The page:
"The words press forward seem to indicate moving with complete dedication along the path of perfection despite adversity or distraction. This same phrase was used in Lehi's vision to describe those who caught hold of the iron rod. Those who continued faithful until they partook of the fruit of the tree were those who pressed forward through the mists of darkness. (See 1 Nephi 8:24) Steadfastness in Christ connotes a firm determination to follow him. To feast upon the word of Christ conveys the thought of receiving strength and nourishment from the teachings and spirit of Christ. The same idea is found in the symbolism of the sacrament. The Lord suggests a similar idea in the D&C when he says, 'treasure up in your minds continually the words of life.' (DC 84:85) To the Nephites he further stated that those who hungered and thirsted after righteousness would be filled with the Holy Ghost." (Book of Mormon Student Manual, 1981, p. 121)
Neal A. Maxwell
"We need to feast upon the words of Christ in the scriptures and as these words come to us from living prophets. Just nibbling occasionally will not do. (See 2 Nephi 31:20 and 32:3.) Feasting means partaking with relish and delight and savoring-not gorging episodically in heedless hunger, but partaking gratefully, dining with delight, at a sumptuous spread carefully and lovingly prepared by prophet-chefs over the centuries. These words plus the gift of the Holy Ghost will tell us all things we should do. The scriptures, ancient and continuing, are the key of knowledge...Appreciation for and the acceptance of the scriptures and the words of the living prophets are much more important steps than many realize. The Lord has said, '. . . he that will not believe my words will not believe me-that I am.' (Ether 4:12.) To turn aside His teachings is to turn away from Him, and disdain for His doctrines is disdain for Him." (Wherefore, Ye Must Press Forward, p. 28)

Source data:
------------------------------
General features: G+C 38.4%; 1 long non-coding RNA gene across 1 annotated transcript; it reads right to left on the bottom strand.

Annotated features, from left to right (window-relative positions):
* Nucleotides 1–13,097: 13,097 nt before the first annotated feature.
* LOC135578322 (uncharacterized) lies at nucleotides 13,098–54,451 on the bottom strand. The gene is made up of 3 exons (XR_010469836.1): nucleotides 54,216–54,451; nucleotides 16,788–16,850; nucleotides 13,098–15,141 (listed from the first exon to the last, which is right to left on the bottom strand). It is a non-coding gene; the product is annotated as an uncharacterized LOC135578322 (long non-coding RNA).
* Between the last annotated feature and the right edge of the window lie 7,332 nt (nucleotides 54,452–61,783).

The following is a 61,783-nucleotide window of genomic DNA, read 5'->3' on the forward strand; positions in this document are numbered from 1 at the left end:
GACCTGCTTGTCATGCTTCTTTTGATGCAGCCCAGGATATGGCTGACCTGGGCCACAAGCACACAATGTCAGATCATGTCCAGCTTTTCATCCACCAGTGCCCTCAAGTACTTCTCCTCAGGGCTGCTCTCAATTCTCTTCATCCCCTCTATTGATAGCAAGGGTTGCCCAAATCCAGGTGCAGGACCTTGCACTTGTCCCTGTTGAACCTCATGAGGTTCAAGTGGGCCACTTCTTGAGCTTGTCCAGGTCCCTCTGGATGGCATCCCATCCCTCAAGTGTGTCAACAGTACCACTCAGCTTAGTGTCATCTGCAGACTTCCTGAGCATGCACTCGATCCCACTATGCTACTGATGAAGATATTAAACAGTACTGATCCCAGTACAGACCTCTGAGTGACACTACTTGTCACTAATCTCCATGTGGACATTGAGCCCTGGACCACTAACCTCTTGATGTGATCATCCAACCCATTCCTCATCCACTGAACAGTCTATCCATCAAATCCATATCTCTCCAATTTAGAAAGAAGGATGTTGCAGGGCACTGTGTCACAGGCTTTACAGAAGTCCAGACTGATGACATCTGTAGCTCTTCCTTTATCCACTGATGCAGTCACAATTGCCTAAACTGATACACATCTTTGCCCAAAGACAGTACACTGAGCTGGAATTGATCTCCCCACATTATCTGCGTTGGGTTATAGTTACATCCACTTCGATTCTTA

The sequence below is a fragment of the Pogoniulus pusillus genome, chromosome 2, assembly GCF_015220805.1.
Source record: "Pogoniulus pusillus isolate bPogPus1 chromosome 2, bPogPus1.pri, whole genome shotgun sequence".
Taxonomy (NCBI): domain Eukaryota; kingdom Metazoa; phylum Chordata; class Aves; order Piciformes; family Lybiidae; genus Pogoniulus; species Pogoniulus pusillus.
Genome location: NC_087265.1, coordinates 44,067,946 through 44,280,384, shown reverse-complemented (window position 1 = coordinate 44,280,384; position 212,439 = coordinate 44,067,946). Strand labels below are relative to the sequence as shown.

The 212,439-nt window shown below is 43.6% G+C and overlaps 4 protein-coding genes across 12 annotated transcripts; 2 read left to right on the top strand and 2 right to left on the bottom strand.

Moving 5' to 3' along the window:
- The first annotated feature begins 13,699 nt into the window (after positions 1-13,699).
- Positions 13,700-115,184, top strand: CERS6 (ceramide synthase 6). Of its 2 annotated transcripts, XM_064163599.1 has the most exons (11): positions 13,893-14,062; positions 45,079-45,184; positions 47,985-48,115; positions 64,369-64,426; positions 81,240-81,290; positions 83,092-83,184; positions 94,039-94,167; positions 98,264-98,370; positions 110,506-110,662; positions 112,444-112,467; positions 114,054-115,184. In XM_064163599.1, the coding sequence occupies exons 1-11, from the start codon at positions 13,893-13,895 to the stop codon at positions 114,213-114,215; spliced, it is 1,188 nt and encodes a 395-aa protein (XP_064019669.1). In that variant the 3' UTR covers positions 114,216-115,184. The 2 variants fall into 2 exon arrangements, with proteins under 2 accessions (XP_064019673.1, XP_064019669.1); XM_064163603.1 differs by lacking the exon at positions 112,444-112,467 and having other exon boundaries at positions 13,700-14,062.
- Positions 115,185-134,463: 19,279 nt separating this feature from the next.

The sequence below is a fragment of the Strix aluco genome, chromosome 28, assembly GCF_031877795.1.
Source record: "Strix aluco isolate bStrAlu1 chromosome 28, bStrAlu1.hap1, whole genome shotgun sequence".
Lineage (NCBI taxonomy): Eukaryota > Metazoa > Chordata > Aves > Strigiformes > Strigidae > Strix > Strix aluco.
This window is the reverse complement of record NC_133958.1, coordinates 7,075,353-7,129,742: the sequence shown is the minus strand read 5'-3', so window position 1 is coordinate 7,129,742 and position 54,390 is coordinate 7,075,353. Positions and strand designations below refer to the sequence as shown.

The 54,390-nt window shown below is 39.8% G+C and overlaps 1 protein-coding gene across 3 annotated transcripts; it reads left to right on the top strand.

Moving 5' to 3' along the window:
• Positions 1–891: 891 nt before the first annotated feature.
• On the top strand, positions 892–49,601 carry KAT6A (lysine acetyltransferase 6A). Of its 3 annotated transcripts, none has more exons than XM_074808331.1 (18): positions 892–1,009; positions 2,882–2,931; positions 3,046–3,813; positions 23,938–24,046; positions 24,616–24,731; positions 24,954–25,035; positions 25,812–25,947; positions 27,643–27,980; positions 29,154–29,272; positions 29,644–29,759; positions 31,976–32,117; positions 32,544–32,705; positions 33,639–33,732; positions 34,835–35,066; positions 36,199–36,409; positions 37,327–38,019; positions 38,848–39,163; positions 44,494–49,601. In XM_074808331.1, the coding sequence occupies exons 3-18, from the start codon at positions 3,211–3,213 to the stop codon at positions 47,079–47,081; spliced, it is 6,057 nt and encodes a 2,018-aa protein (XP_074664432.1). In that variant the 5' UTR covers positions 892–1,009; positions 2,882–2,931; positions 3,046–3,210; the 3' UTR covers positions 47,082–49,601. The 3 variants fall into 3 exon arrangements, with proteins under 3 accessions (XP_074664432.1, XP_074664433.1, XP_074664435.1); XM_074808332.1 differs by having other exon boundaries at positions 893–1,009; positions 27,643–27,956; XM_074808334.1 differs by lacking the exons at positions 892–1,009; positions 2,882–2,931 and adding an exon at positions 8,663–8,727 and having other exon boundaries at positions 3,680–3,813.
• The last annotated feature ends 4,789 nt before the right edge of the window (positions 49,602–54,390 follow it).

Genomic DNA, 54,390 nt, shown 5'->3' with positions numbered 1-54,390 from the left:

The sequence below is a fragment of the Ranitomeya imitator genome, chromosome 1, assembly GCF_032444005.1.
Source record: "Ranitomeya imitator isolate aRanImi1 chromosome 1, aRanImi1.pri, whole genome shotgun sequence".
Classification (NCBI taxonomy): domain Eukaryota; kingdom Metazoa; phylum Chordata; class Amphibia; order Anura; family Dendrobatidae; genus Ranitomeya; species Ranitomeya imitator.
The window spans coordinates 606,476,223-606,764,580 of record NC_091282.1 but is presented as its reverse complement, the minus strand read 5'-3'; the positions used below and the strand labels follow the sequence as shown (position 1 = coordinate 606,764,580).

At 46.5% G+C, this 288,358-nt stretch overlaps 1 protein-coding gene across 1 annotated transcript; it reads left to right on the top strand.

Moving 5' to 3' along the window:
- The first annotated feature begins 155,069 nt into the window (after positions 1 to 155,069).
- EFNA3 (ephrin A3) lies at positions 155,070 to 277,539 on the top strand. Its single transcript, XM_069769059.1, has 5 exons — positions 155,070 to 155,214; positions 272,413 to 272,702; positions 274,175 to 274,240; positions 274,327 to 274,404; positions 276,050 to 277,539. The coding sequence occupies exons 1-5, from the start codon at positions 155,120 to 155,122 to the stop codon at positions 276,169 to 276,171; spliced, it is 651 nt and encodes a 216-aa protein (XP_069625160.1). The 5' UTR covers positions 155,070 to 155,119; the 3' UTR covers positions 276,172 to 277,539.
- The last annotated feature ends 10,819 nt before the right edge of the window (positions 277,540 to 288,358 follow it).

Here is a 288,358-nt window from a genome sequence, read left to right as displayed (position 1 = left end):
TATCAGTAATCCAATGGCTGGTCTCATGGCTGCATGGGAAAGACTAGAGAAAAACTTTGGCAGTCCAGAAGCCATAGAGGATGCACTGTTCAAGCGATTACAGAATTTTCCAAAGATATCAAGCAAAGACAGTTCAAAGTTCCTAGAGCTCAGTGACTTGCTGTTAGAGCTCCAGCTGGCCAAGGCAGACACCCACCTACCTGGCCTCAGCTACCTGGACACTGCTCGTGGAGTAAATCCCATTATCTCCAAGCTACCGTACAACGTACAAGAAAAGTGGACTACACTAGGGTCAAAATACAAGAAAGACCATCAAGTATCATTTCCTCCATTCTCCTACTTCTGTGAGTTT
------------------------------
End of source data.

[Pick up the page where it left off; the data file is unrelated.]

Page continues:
Neal A. Maxwell
"Since feasting on the word of God has a 'more powerful effect upon the minds of the people than... anything else' (Alma 31:5), the more of the word of God we have and act upon, the more we will press forward. Much spiritual energy is necessary for the marathon of discipleship." (A Wonderful Flood of Light, p. 11)